A quick update on the long-awaited implementation of the new Class Action, though some obstacles remain

On May 19, 2021, the new “Class Action”[1] entered into force.

The new Class Action is intended to replace the class action provided by the Italian Consumer Code, and it is aimed at both expanding the number of subjects that can initiate a class action (anyone who has a uniform individual right, be it a physical person, a company, or a professional) and including new matters (such as tort law, privacy, and health), as detailed in our previous article.

It was initially intended to be implemented in April 2020, but technical difficulties (new technologies must be implemented and the system must be familiarized with this new arrangement), coupled with the COVID-19 pandemic, made it necessary to postpone implementation of the new Class Action to avoid overburdening the Italian courts during this difficult period.

Possible issues

The new Class Action seems to be engendering new problems that could hinder its real-world implementation, at least for the time being. Indeed, it requires three different technical decrees to be issued by the Ministry of Justice. These decrees need to establish several requirements, such as defining entities entitled to participate in the new Class Action, setting attorneys’ fees, establishing how entitled subjects can join the proceedings, and so on.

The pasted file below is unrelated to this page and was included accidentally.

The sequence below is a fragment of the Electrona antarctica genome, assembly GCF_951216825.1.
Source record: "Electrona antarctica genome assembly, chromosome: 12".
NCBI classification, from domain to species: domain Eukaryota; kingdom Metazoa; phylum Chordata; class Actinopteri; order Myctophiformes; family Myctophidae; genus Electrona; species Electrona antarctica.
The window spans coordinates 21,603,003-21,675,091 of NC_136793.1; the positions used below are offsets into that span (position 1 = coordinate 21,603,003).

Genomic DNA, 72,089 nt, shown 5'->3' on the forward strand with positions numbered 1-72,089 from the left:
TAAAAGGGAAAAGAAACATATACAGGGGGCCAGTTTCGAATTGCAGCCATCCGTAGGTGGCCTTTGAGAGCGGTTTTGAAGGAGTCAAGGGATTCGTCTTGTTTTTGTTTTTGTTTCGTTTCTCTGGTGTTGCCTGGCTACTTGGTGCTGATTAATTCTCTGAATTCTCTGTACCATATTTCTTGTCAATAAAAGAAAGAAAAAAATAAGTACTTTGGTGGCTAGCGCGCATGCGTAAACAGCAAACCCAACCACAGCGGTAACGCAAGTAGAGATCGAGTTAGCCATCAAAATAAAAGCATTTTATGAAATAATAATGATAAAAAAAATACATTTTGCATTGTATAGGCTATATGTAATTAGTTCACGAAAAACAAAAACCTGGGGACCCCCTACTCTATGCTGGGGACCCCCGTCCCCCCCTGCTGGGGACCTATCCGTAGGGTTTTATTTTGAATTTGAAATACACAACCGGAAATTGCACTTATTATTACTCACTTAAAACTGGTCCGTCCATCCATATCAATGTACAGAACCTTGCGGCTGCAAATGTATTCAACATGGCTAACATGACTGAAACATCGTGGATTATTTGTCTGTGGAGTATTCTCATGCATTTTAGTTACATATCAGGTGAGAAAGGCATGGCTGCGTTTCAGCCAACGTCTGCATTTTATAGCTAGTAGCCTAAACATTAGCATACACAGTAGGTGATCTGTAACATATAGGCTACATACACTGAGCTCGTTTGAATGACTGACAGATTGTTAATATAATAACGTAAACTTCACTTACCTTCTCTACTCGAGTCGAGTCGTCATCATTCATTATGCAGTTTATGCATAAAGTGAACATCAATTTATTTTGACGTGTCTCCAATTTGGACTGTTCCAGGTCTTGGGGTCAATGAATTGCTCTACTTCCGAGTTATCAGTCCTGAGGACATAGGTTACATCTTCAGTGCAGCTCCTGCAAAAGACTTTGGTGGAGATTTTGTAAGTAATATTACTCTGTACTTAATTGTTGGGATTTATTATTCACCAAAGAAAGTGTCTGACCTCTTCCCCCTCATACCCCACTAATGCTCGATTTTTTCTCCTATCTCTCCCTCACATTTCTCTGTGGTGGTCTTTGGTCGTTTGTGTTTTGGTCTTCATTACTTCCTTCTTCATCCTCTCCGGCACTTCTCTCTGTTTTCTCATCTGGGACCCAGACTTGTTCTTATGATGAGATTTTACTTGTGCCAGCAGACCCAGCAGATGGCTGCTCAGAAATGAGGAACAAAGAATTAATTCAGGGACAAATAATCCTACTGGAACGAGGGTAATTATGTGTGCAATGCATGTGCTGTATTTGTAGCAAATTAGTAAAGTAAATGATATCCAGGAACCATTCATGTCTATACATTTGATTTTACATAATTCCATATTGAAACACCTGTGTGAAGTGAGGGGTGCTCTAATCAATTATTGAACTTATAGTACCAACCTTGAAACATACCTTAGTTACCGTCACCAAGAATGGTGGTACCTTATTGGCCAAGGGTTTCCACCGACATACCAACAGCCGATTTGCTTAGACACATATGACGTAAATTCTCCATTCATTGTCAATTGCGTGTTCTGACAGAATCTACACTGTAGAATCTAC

Furthermore, since the new Class Action proceedings will be pending before the business specialized sections, which are few in number (22 in all), those sections will see their overall workloads increase and will have a harder time absorbing all the new cases. Indeed, the main issue seems to be that these sections will be diverted from their main proceedings (copyright and trademark infringement, unfair competition, and company law in general) with negative impact on all cases and the sections’ overall workload.

While from a procedural standpoint the law introduced several changes, the complex mechanisms established by the legislature risk eroding the innovative capacity of those changes and hindering their implementation in the foreseeable future.

[1] Law of April 19, 2019, No. 31.

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